— Steve’s Marketplace —
Editor’s note: Contributing columnist, Steve Nicklas, expresses his views and insight on various topics in Marketplace.
Laura DiBella left her fingerprints all over Nassau County, like an artist’s signature on a prized painting.
As our top economic-development official, DiBella canvassed every corner of Nassau County, drawing businesses and industry here – like moths to a lantern. Her accomplishments are a masterpiece.
She left the position prematurely in 2019, but the economic seeds she planted are still sprouting – despite the pandemic. “I think Nassau County will continue to recover nicely,” DiBella says. “It has been, for the longest time, poised for tremendous success.”
DiBella came to town this week to speak to a prominent conservative group, “We the People.” She spoke primarily about her new role as executive director of the Florida Harbor Pilots Association. There are some 100 harbor pilots, who artfully guide ships in and out of the 14 ports in Florida.
Her presentation, “Still Looking Out for Nassau County,” was also a reason to return home. Even though she spends much of her time in Tallahassee, she still owns a place here. “I do consider that my home,” she says fondly about Fernandina Beach. “It’s a special place.”
However, residents remember her as a tireless economic champion for the county. DiBella’s five-year tenure proved to be a prosperous period for economic advancements, from the opening of the Crawford Diamond Industrial Park to the groundbreaking of Rayonier’s spectacular Wildlight project to the state’s investment in the Highway A1A corridor.
Recently, Jacksonville-based retailer Pet Paradise announced it is opening in Yulee (with its 50th location), and a spiffy Publix supermarket is slated for Wildlight. A variety of other retailers, manufacturers and big-box retailers have taken part in the economic revitalization here. “To see all this come together is sweet,” DiBella says. “It’s nostalgic.”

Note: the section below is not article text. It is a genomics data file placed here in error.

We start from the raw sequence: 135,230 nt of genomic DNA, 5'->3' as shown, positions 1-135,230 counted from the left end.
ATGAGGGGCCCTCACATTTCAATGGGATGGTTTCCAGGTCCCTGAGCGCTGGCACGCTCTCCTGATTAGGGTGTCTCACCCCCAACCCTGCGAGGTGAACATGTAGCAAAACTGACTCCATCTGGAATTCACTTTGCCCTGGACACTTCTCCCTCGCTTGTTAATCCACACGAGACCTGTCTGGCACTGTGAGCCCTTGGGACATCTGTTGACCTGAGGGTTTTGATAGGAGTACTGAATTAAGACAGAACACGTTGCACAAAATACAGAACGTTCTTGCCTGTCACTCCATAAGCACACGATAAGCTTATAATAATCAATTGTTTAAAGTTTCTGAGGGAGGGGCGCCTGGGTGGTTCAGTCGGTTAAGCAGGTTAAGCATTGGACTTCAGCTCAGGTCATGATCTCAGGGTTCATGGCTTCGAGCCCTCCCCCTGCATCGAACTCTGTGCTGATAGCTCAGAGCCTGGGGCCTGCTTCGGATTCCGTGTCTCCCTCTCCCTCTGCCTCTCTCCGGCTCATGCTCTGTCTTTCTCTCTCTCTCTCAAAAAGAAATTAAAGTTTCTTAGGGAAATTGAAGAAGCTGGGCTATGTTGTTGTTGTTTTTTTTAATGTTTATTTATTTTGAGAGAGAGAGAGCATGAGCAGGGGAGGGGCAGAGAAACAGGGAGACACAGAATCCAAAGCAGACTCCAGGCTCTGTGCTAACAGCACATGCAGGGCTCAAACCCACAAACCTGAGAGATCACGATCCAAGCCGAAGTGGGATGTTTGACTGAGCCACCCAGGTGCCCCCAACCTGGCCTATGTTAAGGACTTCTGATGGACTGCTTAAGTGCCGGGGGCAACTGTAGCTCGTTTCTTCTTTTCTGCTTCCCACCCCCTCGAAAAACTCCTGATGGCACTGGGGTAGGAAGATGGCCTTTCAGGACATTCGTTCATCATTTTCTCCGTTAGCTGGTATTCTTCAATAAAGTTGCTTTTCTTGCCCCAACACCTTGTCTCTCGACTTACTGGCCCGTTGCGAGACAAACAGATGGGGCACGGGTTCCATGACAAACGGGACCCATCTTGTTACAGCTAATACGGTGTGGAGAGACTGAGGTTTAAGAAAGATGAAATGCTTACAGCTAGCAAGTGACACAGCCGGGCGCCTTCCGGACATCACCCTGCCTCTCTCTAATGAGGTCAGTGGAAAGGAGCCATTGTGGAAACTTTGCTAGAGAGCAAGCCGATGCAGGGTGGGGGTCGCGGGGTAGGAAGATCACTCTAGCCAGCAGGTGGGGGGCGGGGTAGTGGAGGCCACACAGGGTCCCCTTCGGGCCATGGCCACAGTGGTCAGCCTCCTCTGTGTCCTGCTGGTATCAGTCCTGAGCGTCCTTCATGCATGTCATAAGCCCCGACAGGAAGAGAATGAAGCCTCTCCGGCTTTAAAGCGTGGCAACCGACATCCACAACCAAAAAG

But there is more to DiBella’s story. She concurrently served as the director for the Port of Fernandina for several years – one of only two females to fill these pivotal roles around Florida. It prepared her for the new role with the harbor pilots.
These highly skilled mariners must pilot foreign-flag vessels into and out of our ports and channels. In doing so, they protect the state’s precious ports, sea channels and coastlines – and safeguard against catastrophes like the sinking of a loaded cargo ship in the Brunswick port.
In fact, a massive yellow crane stored at the Fernandina port is being used to raise the cargo ship. Also, a ship from a premier cruise line was drydocked here for months of the pandemic. The local port “benefitted from what was going on,” DiBella says, with these opportunistic activities. “I believe they’re holding strong.”
The port is part of a diverse industrial base here. The two longstanding mills and the new LignoTech plant (another DiBella product) helped stabilize our economy. The county’s unemployment rate dipped to around 7 percent at the throes of the pandemic, hampered by hospitality hardships; it has since recovered to 4 percent. “It bounced back very quickly,” DiBella says, “because we had some diversity here.”
DiBella sees many parallels between the county and the state. From the wealth of Amelia Island to the open spaces on the west side, the county is a “microcosm” of Florida. Around the state, global wealth operations are concentrating along the coast in Southeast Florida, while the rural areas inside the state are ideal for manufacturing and industry.
It sets up the state – and our county – for sustainable growth. “We are living in a different world now,” DiBella says, referencing the pandemic’s impact. “Now is the time for Florida – to get jobs here.”
In a natural lockstep, new jobs will follow the people migrating here from all over the country. In some months, more than 400 new families from California to New York move here – to Amelia Island and Yulee and Callahan/Hilliard. “People want to be here,” DiBella says.
The time to act is upon us. The fruits of our actions are ready to be harvested. “I believe wholeheartedly now is the time to really capitalize on the shining light that is Florida,” she says. “I see it as a very exciting time not only for Nassau County, but for the state of Florida.”
Steve Nicklas is a financial adviser with a regional brokerage firm who lives and works on Amelia Island. He is also an award-winning columnist. His columns also regularly appear in weekly newspapers in North Florida and in South Georgia, and on his website at SteveNicklasMarketplace.com. He has published a book, All About Money, of his favorite columns from the past 20 years. The book is available on Amazon. He can be reached at 904-753-0236 or at [email protected]
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